Ancient Lapis and Carnelian Beads with Etched Carnelian Eye Bead
Carnelian, Lapis Lazuli, 20k gold
The necklace is 17 ¾ inches (45 cm) in length. The necklace weighs 15 gm.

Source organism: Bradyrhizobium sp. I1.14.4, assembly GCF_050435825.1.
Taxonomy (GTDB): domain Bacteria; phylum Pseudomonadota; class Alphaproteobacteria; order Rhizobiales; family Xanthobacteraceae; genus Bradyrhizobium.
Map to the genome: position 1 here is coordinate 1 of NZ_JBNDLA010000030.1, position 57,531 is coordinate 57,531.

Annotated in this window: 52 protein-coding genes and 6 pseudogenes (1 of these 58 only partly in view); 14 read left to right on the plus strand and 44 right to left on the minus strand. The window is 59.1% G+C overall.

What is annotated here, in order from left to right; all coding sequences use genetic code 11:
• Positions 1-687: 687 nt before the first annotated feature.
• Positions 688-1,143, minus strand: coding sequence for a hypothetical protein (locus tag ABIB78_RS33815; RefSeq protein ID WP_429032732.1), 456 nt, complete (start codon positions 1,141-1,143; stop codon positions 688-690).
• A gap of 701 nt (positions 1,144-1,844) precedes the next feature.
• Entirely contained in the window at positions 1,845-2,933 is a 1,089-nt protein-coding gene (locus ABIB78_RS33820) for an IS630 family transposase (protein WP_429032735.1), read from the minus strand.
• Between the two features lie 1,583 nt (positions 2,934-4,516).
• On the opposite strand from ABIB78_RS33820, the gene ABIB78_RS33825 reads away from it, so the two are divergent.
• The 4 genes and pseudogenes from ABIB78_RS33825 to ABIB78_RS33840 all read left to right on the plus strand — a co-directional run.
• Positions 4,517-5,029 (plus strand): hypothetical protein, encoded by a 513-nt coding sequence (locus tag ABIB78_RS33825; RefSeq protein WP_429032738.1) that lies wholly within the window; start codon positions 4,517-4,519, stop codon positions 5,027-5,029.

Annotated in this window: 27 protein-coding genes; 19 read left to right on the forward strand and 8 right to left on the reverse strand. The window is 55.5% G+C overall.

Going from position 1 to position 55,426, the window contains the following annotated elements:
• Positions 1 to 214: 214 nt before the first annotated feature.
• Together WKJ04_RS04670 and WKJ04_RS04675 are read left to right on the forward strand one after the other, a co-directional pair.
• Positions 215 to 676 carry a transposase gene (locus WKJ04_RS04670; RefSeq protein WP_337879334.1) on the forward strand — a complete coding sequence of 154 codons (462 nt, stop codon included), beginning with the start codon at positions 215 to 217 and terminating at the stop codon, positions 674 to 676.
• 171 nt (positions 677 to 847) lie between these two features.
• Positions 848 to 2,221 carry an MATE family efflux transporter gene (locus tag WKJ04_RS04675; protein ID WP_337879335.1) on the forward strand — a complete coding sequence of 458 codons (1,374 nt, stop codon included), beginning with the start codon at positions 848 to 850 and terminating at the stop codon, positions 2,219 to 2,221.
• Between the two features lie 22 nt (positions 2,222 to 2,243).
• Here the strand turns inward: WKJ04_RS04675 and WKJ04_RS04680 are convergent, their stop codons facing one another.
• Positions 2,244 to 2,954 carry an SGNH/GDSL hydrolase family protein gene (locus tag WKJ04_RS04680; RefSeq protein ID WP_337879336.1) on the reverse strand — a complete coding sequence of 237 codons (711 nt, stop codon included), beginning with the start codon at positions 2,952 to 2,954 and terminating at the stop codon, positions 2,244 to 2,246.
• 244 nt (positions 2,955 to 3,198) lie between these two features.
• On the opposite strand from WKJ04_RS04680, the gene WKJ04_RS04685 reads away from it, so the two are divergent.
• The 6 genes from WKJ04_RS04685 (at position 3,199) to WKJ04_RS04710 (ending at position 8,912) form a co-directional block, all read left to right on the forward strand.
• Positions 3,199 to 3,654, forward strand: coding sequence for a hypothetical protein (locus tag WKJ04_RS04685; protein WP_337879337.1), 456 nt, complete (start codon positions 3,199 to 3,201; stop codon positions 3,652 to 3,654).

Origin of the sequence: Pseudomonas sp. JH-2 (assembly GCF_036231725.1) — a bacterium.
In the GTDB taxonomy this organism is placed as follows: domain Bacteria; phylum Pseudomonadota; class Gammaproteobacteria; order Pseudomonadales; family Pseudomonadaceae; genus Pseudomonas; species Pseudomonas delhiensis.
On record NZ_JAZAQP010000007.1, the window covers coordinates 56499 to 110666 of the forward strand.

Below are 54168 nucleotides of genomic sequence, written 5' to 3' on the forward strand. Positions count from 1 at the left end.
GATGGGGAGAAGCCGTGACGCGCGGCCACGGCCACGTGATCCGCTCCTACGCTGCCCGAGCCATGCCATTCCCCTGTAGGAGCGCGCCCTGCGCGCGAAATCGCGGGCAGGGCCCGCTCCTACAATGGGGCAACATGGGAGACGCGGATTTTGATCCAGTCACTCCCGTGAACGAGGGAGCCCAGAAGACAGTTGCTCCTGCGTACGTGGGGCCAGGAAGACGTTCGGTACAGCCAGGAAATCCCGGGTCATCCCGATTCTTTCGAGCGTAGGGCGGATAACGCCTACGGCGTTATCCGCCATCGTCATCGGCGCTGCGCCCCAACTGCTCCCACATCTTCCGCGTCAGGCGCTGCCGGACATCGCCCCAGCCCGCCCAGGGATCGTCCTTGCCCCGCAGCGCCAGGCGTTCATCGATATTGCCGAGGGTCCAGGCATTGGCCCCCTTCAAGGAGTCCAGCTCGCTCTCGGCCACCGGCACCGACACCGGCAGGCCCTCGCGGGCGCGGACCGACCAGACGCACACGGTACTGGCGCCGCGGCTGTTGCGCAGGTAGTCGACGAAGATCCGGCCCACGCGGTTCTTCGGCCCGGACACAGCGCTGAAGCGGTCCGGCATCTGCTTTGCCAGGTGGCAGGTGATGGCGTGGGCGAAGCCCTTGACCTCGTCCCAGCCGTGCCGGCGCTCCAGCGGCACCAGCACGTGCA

A necklace of twenty-two barrel shaped lapis lazuli beads and seventeen tabular shaped carnelian beads, the central bead being an etched carnelian “eye bead.” The eye bead is also faced with two tiny carnelian beads with granulated 20k gold ring beads to either side. All the carnelian beads are faced with granulated ring beads of 20k gold and there is a hand made gold clasp and beading tips also made of 20k gold. The carnelian eye bead is oval shaped; the widest dimension is the width which is 1.35 cm. The length is 1.1 cm and the thickness is 4 mm at the center and 1.8 mm at the edges. The drill hole perforation is 2 mm. This appears to be an early period etched carnelian bead. The two indicators are the oval shape and white ring which has been artificially applied and the large size of the drill hole. Decorated carnelian and agate beads were first developed by the Indus Valley civilization over four thousand years ago. Artisans were brought to ancient Sumer from the Indus Valley to make the carnelian beads and to produce beads with white line patterns. The center bead has a circle on each side, artificially patterned by painting on an alkali solution and then heating over charcoal. In ancient times the alkali solution was made by burning certain desert plants and then mixing the ash with gum arabic derived from the acacia thorn bush to improve adhesion. The ash (potash) contains potassium and sodium carbonate which changes the chemical composition of the agate as it is heated. It acts very much like a flux and melts into and fuses with the surface. This eye bead is from the early period of production of "etched" (a misnomer that stuck) agates and carnelians in ancient India - of about four thousand years ago. The lapis beads are 5 mm in width and 3.5 mm in length. The groups of three beads have a longer barrel bead in the center faced by two shorter beads which are roughly one half the length. The tabular carnelian beads are 8 mm in diameter and 3 mm in thickness. The diameters of the drill holes are around 1 mm which indicates that these beads are not as ancient as the carnelian eye bead, probably around two thousand years old. The focal point of the necklace is the “eye” bead which was believed to have a magical power to protect the wearer from the “evil eye.” The primary purpose of the beads was to function as an amulet but beauty was also important as was the need to show wealth and social status. Although the lapis beads are very slightly irregular in shape, the alternating long-short-long arrangement and the regular placement of the carnelian beads gives a visual structure that when combined with the gold give a very rich impression. Dark blue lapis lazuli, deep orange carnelian and the luster of high carat gold were the three colors favored by the ancient Sumerians for their ornaments. The granulated gold beads, the beading tips and the hook and eye clasp are all 20k gold.